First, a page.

2003 in baseball

The following are the baseball events of the year 2003 throughout the world.

List of years in baseball

Headline events of the year


Major League Baseball

  • Regular Season Champions
League Eastern Division Champion Central Division Champion Western Division Champion Wild Card Qualifier
American League New York Yankees Minnesota Twins Oakland Athletics Boston Red Sox
National League Atlanta Braves Chicago Cubs San Francisco Giants Florida Marlins
  • World Series Champion – Florida Marlins
  • Postseason – September 30 to October 25
  Division Series
League Championship Series
World Series
  1 New York Yankees 3  
3 Minnesota Twins 1  
  1 New York Yankees 4  
American League
  4 Boston Red Sox 3  
2 Oakland Athletics 2
  4 Boston Red Sox 3  
    AL1 New York Yankees 2
  NL4 Florida Marlins 4
  1 Atlanta Braves 2  
3 Chicago Cubs 3  
  3 Chicago Cubs 3
National League
  4 Florida Marlins 4  
2 San Francisco Giants 1
  4 Florida Marlins 3  

Click on any series score to link to that series' page.
Higher seed has home field advantage during Division Series and League Championship Series.
American League has home field advantage during World Series as a result of the American League victory in the 2003 All-Star Game.
American League is seeded 1-3/2-4 as a result of AL regular season champion (New York Yankees) and AL wild card (Boston Red Sox) coming from the same division.
National League is seeded 1-3/2-4 as a result of NL regular season champion (Atlanta Braves) and NL wild card (Florida Marlins) coming from the same division.

Other champions

Awards and honors

Statistical leaders

  American League National League
AVGBill Mueller BOS.326Albert Pujols STL.359
HRAlex Rodriguez TEX47Jim Thome PHI47
RBICarlos Delgado TOR145Preston Wilson COL141
WinsRoy Halladay TOR22Russ Ortiz ATL21
ERAPedro Martínez BOS2.22Jason Schmidt SFG2.34
SOEsteban Loaiza CHW207Kerry Wood CHC266
SVKeith Foulke OAK43Éric Gagné LAD55
SBCarl Crawford TBD55Juan Pierre FLA65

Major league baseball final standings

  • The asterisk denotes the club that won the wild card for its respective league.















  • January 9 – Don Landrum, 66, center fielder for four NL teams known for his speed.
  • January 11 – Durwood Merrill, 64, American League umpire from 1977 to 1999 who worked in the 1988 World Series, five ALCS, and two All-Star games.
  • January 14 – Earl Lawson, 79, sportswriter who covered the Cincinnati Reds from 1949 to 1985, often drawing criticism for his harsh commentary on players.
  • January 17 – Claire Schillace, 76, All-Star center fielder for the Racine Belles of the All-American Girls Professional Baseball League.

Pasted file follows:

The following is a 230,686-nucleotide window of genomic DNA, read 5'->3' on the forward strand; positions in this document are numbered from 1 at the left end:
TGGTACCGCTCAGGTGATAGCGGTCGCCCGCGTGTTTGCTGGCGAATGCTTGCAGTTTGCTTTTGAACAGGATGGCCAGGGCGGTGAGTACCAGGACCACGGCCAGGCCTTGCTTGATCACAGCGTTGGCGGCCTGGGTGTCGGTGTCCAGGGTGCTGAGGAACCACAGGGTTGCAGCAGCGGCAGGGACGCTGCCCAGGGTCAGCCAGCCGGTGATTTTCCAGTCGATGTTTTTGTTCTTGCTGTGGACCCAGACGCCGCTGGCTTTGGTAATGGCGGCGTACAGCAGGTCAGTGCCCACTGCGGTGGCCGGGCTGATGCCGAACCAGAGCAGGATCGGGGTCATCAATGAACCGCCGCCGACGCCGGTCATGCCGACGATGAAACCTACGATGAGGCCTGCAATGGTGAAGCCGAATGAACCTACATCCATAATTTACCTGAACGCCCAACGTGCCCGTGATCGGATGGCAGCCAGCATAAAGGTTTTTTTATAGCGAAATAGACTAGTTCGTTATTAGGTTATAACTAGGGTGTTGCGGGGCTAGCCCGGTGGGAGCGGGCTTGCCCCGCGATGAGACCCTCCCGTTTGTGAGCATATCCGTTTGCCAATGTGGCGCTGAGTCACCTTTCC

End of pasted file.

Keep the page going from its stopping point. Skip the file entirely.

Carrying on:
• February 4 – Marie Menheer, 78, AAGPBL pitcher.
  • February 10 – Chuck Aleno, 85, third baseman for the Cincinnati Reds from 1941–44 who set the Major League record for the longest hitting streak to start a career with 17.
  • February 12 – Haywood Sullivan, 72, general manager of the Red Sox from 1977–84, previously a catcher and manager with the Kansas City Athletics.
  • February 17 – Steve Bechler, 23, pitching prospect who made three relief appearances for the 2002 Orioles.
  • February 27 – Edythe Perlick, 80, three-time AAGPBL All-Star outfielder.
  • February 28 – Jim Fridley, 78, outfielder for the Cleveland Indians, Baltimore Orioles and Cincinnati Redlegs between 1952 and 1958, and one of 17 players involved in the largest transaction in major league history.
  • March 14 – Al Gionfriddo, 81, outfielder who in his last major league game, Game 6 of the 1947 World Series, robbed Joe DiMaggio of a home run to preserve the Brooklyn Dodgers' 8-6 victory over the Yankees. However, the Yankees went on to win the series the next day.
  • March 19 – Joe Buzas, 84, reserve shortstop for the 1945 Yankees who later operated 82 minor league franchises in his 47 years as an owner.
  • March 28 – Sam Bowens, 64, an outfielder who played for the Baltimore Orioles and Washington Senators from 1963 through 1969.


  • April 19 – Chris Zachary, 59, pitcher for five teams who posted a 1.41 ERA in relief for the 1972 Tigers.
  • May 6 – Art Houtteman, 75, All-Star pitcher who won 19 games for the 1950 Tigers and 15 for the 1954 Indians.
  • May 8 – Dorothy Ferguson, 80, Canadian infielder/outfielder in the All-American Girls Professional Baseball League from 1945 to 1954.
  • May 8 – Sam Lacy, 99, sportswriter for several decades in Washington, Chicago and Baltimore who championed the sport's integration and was one of the BBWAA's first black members.
  • June 1 – Johnny Hopp, 86, All-Star outfielder and first baseman who batted .300 five times with the Cardinals, Braves and Pirates.
  • June 18 – Larry Doby, 79, Hall of Fame center fielder for the Cleveland Indians, previously an All-Star second baseman in the Negro Leagues, who became AL's first black player in 1947; led AL in home runs twice, had five 100-RBI seasons; also a coach and scout.
  • June 22 – Leonard Koppett, 79, sportswriter and author who worked both in New York and on the West Coast.